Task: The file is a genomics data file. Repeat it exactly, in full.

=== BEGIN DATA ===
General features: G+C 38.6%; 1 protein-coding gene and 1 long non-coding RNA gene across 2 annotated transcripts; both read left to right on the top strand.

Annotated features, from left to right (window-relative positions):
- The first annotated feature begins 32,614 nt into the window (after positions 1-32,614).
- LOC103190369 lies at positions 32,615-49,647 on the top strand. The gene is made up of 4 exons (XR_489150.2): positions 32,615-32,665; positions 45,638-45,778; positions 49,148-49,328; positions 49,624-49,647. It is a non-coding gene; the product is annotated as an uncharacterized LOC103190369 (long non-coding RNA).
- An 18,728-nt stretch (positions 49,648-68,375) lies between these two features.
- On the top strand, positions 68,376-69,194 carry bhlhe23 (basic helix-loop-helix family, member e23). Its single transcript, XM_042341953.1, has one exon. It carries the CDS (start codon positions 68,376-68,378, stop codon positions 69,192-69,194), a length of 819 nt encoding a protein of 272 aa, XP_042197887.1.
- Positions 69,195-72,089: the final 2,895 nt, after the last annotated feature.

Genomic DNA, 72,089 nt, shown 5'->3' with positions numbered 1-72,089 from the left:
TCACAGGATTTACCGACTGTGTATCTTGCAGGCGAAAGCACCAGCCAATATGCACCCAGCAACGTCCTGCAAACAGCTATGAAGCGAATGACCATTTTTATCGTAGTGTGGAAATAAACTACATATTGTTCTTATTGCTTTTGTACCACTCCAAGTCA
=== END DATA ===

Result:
General features: G+C 38.6%; 1 protein-coding gene and 1 long non-coding RNA gene across 2 annotated transcripts; both read left to right on the top strand.

Annotated features, from left to right (window-relative positions):
- The first annotated feature begins 32,614 nt into the window (after positions 1-32,614).
- LOC103190369 lies at positions 32,615-49,647 on the top strand. The gene is made up of 4 exons (XR_489150.2): positions 32,615-32,665; positions 45,638-45,778; positions 49,148-49,328; positions 49,624-49,647. It is a non-coding gene; the product is annotated as an uncharacterized LOC103190369 (long non-coding RNA).
- An 18,728-nt stretch (positions 49,648-68,375) lies between these two features.
- On the top strand, positions 68,376-69,194 carry bhlhe23 (basic helix-loop-helix family, member e23). Its single transcript, XM_042341953.1, has one exon. It carries the CDS (start codon positions 68,376-68,378, stop codon positions 69,192-69,194), a length of 819 nt encoding a protein of 272 aa, XP_042197887.1.
- Positions 69,195-72,089: the final 2,895 nt, after the last annotated feature.

Genomic DNA, 72,089 nt, shown 5'->3' with positions numbered 1-72,089 from the left:
TCACAGGATTTACCGACTGTGTATCTTGCAGGCGAAAGCACCAGCCAATATGCACCCAGCAACGTCCTGCAAACAGCTATGAAGCGAATGACCATTTTTATCGTAGTGTGGAAATAAACTACATATTGTTCTTATTGCTTTTGTACCACTCCAAGTCA